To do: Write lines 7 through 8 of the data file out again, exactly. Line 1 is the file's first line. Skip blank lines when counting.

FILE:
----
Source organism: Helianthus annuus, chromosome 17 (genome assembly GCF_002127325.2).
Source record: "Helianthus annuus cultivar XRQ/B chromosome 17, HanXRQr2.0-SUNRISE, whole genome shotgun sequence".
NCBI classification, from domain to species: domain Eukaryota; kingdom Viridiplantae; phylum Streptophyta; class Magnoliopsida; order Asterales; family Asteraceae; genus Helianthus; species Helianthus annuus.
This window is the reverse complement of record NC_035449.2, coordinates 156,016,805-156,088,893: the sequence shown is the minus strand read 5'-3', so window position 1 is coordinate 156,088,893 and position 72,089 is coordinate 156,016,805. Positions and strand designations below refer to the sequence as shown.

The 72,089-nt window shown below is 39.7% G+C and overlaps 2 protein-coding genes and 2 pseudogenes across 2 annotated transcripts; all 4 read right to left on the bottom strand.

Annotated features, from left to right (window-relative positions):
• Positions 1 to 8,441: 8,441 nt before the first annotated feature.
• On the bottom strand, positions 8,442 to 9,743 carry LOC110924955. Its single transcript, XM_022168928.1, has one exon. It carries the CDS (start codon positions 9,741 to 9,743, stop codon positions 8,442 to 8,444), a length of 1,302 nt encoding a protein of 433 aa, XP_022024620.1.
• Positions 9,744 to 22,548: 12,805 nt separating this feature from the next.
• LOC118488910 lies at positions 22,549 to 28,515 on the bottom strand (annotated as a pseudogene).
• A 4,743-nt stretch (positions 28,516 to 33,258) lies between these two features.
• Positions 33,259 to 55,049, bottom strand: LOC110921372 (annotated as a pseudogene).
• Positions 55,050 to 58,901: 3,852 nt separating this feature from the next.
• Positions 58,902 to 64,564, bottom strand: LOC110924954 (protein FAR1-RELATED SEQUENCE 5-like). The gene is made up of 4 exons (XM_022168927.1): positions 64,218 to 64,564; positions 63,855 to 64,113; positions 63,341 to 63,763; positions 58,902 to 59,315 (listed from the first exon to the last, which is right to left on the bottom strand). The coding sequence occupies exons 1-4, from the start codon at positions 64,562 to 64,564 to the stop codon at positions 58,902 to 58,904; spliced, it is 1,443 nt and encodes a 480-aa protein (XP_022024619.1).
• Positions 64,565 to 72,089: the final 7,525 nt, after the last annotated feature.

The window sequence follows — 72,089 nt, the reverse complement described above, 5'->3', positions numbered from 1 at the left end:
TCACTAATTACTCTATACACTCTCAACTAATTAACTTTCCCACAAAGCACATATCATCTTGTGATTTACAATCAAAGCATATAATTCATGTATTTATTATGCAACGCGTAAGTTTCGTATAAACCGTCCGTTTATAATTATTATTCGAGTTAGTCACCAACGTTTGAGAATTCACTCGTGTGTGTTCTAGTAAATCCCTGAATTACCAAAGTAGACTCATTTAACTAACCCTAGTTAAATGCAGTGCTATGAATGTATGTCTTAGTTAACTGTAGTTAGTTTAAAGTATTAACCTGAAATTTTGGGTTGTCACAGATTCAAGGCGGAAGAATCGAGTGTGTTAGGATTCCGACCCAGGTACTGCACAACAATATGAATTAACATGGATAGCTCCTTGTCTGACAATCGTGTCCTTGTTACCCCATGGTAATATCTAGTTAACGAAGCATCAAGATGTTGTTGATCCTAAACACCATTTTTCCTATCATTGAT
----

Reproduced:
• Positions 1 to 8,441: 8,441 nt before the first annotated feature.
• On the bottom strand, positions 8,442 to 9,743 carry LOC110924955. Its single transcript, XM_022168928.1, has one exon. It carries the CDS (start codon positions 9,741 to 9,743, stop codon positions 8,442 to 8,444), a length of 1,302 nt encoding a protein of 433 aa, XP_022024620.1.